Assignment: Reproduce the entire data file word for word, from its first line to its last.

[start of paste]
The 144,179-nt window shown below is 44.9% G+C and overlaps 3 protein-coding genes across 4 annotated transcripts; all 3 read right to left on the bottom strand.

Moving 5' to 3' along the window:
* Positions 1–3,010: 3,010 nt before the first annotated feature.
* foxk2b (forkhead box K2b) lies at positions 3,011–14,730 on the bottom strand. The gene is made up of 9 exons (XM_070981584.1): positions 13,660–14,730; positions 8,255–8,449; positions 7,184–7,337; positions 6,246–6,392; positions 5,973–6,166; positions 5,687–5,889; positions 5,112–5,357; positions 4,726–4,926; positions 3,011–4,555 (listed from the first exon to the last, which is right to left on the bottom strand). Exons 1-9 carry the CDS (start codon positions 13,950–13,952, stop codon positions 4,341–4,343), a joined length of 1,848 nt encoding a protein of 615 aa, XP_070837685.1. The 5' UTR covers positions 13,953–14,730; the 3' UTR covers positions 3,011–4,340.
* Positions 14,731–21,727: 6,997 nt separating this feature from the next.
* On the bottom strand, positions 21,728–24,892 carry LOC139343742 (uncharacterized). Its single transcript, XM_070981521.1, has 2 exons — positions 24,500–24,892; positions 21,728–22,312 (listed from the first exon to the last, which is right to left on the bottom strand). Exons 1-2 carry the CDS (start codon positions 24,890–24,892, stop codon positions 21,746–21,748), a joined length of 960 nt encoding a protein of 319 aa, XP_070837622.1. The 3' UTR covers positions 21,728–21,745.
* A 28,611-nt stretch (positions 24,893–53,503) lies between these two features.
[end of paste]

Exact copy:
The 144,179-nt window shown below is 44.9% G+C and overlaps 3 protein-coding genes across 4 annotated transcripts; all 3 read right to left on the bottom strand.

Moving 5' to 3' along the window:
* Positions 1–3,010: 3,010 nt before the first annotated feature.
* foxk2b (forkhead box K2b) lies at positions 3,011–14,730 on the bottom strand. The gene is made up of 9 exons (XM_070981584.1): positions 13,660–14,730; positions 8,255–8,449; positions 7,184–7,337; positions 6,246–6,392; positions 5,973–6,166; positions 5,687–5,889; positions 5,112–5,357; positions 4,726–4,926; positions 3,011–4,555 (listed from the first exon to the last, which is right to left on the bottom strand). Exons 1-9 carry the CDS (start codon positions 13,950–13,952, stop codon positions 4,341–4,343), a joined length of 1,848 nt encoding a protein of 615 aa, XP_070837685.1. The 5' UTR covers positions 13,953–14,730; the 3' UTR covers positions 3,011–4,340.
* Positions 14,731–21,727: 6,997 nt separating this feature from the next.
* On the bottom strand, positions 21,728–24,892 carry LOC139343742 (uncharacterized). Its single transcript, XM_070981521.1, has 2 exons — positions 24,500–24,892; positions 21,728–22,312 (listed from the first exon to the last, which is right to left on the bottom strand). Exons 1-2 carry the CDS (start codon positions 24,890–24,892, stop codon positions 21,746–21,748), a joined length of 960 nt encoding a protein of 319 aa, XP_070837622.1. The 3' UTR covers positions 21,728–21,745.
* A 28,611-nt stretch (positions 24,893–53,503) lies between these two features.